November 01, 2005
Language that will open a portion of ANWR to oil and gas development is contained in the Senate's budget reconciliation bill that will be taken up in the Senate this week.
"America is paying significantly more for gasoline, heating fuel, and consumer products than just a few short months ago," Sen. Stevens said. "In the past four and a half years, the average price of gasoline has increased by $1.84 a gallon - that's a 75% increase. We now import almost 60% of the oil we consume. For every $1 billion that we spend to develop our domestic resources, we create 12,500 jobs.
"That means we lost over 1.3 million jobs in 2003 by importing oil instead of producing it here. We must reduce energy costs and create well-paying jobs for Americans by developing our domestic resources. Alaska can play a large role in this effort."
Stevens noted that ANWR is estimated to be the 2nd largest oil field ever discovered in North America, capable of producing 1 million barrels of oil per day and from 700,000 to 1 million American jobs.
"ANWR oil, rather than some insignificant trickle as some have suggested, should equal about a fifth of our domestic oil production in the next decade" Sen. Murkowski said. "Given current prices, the added supply should cut several percentages off the cost of gasoline. That could save farmers, truckers, and all motorists, from 10 to 15 cents a gallon. That is significant savings for our economy. ANWR will help each man, woman and child pay less for everything from computers made from plastics to food delivered by trucks to their local grocery stores."
Murkowski also said that development in ANWR and related activities is estimated to add $350 billion to the U.S. economy in direct spending. "This will help everyone from the compressor factory worker in New York to the steel pipeline worker in the Midwest," she said.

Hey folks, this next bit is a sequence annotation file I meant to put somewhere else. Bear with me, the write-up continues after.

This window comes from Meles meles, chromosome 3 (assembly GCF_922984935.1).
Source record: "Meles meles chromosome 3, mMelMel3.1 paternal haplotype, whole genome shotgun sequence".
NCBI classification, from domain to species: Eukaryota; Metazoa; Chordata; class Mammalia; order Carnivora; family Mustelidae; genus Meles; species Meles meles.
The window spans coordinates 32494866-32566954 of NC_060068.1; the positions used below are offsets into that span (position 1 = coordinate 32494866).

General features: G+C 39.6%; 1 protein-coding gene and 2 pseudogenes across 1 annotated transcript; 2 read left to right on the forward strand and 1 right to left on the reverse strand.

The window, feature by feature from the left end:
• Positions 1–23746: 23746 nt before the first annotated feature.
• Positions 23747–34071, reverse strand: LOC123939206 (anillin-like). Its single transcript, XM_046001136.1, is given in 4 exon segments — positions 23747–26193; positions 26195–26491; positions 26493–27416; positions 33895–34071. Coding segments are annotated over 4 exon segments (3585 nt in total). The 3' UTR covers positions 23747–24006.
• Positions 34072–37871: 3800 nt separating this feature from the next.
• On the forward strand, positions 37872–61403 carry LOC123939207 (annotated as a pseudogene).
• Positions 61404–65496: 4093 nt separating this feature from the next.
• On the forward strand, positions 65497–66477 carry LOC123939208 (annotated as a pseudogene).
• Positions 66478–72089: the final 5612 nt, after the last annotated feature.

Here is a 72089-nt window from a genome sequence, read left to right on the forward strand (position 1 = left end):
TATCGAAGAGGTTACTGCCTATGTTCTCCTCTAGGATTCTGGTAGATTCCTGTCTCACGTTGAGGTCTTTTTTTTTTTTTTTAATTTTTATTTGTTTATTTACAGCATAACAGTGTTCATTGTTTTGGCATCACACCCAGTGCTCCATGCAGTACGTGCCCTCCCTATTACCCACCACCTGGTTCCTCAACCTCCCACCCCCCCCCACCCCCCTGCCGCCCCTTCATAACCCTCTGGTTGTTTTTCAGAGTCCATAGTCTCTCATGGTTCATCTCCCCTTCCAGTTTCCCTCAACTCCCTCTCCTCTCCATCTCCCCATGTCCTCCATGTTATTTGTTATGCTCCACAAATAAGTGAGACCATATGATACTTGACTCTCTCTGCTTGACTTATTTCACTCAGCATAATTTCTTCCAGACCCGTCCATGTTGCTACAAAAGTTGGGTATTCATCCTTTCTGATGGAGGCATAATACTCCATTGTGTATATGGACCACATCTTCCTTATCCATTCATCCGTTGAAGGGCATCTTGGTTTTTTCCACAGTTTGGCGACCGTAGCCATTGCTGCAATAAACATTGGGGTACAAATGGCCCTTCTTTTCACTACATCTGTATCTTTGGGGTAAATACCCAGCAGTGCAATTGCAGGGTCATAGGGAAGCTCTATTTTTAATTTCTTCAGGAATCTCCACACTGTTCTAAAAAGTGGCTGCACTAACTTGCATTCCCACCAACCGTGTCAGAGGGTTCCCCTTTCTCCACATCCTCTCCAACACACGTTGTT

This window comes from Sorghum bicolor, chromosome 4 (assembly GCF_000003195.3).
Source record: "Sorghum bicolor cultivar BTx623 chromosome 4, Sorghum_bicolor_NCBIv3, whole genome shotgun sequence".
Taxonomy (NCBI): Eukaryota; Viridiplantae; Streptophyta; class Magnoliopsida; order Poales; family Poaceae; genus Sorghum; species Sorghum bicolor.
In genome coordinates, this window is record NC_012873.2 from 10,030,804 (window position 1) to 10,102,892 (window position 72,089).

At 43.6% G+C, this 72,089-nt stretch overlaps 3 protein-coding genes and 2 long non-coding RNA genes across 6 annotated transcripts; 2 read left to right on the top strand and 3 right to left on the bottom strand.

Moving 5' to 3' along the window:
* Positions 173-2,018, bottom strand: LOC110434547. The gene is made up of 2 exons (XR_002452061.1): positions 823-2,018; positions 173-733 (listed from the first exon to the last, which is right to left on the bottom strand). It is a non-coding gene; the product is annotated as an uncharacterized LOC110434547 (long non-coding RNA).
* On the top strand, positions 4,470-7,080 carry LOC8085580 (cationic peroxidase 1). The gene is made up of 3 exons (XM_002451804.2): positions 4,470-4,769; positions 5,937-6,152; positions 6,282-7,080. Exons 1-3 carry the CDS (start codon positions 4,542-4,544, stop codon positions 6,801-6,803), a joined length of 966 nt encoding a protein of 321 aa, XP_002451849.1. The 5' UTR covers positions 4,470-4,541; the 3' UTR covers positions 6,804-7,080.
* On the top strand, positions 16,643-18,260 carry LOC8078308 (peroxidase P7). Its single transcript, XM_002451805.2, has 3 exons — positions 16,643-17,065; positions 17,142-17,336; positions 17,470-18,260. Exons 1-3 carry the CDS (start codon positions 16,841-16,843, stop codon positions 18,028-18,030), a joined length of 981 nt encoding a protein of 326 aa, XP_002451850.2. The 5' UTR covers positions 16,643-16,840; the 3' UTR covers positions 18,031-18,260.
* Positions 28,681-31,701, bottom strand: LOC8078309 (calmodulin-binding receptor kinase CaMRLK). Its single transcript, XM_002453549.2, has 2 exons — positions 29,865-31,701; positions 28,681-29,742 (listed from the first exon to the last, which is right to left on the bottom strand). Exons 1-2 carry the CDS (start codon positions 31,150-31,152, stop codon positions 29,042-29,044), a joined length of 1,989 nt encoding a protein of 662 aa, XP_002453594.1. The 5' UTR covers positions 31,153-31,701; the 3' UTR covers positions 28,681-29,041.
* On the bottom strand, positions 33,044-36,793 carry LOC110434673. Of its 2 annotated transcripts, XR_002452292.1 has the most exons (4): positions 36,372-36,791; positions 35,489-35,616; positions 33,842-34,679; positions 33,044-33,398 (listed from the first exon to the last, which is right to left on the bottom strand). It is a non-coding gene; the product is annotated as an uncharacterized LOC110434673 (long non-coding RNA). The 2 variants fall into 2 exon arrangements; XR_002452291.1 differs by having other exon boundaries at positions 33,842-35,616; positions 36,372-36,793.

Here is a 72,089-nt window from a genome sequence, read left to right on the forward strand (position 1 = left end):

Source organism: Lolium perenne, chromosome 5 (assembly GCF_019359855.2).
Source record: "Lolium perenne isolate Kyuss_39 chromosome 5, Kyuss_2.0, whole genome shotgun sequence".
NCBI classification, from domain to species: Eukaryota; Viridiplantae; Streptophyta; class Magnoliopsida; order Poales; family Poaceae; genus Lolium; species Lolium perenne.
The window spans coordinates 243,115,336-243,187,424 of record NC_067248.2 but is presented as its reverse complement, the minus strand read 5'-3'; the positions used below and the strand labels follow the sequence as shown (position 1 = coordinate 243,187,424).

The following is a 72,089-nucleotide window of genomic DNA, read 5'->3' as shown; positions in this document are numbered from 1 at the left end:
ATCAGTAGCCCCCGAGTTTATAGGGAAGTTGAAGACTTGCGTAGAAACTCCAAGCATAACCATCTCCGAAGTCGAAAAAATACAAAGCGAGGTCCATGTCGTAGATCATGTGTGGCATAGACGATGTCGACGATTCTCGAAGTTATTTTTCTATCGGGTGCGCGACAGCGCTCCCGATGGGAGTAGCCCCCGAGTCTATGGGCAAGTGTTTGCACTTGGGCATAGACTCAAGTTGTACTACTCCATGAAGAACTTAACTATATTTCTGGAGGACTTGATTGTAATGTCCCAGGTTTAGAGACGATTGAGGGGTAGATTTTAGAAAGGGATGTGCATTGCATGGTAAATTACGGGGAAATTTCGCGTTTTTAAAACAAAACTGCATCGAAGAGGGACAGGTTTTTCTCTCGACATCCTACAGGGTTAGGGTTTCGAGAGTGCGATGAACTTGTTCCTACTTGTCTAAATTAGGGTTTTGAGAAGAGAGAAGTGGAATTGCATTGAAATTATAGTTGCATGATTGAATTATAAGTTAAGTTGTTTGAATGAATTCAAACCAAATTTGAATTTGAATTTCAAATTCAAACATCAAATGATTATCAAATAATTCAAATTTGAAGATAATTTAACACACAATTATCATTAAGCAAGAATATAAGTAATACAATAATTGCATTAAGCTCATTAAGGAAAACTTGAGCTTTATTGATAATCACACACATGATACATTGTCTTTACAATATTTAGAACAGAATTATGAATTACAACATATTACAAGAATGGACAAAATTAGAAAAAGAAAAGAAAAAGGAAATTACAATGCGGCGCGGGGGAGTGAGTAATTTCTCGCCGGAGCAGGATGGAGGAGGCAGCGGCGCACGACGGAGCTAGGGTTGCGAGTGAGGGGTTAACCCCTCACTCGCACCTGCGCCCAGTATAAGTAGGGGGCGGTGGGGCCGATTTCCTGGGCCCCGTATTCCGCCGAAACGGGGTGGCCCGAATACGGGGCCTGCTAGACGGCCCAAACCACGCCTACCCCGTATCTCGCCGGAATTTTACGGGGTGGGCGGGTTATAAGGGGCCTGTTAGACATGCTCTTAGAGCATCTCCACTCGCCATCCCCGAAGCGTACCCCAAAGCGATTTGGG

Richard Glenn representing the Arctic Slope Regional Corporation, added, "[Native Alaskans] depend on Alaska's resources for food and the roots of our culture and we depend on the resource for an improvement in our quality of life. ANWR development is good for the Native people of Alaska, good for the State and good for the country."
Stevens and Murkowski were also joined by Interior Secretary Gale Norton, Bill Graves, former Governor of Kansas and President and CEO of the American Trucking Association, and Karen Kerrigan, President and CEO of the Small Business and Entrepreneurship Council, all of whom announced their support for opening ANWR to development.
"We have a tremendous interest in present energy conditions and know that ANWR will provide us with some increase in capacity that will let us respond to the shifting needs of this country and consumers in America," Graves said.
Norton said that because of the current high cost of energy and concerns over supplies, "We have seen in recent months a growing concern about the need for energy among many sectors of our economy that have not been involved in energy debates in the past." She noted that the Air Transport Association, citing concerns over a reliable source of affordable jet fuel recently announced their support for ANWR.
"Public perception on
this issue has begun to change," Stevens said. "I believe
Americans now support drilling on the Coastal Plain because they
realize stable energy prices, economic growth, and improved national
security will come only when we increase domestic energy resources."
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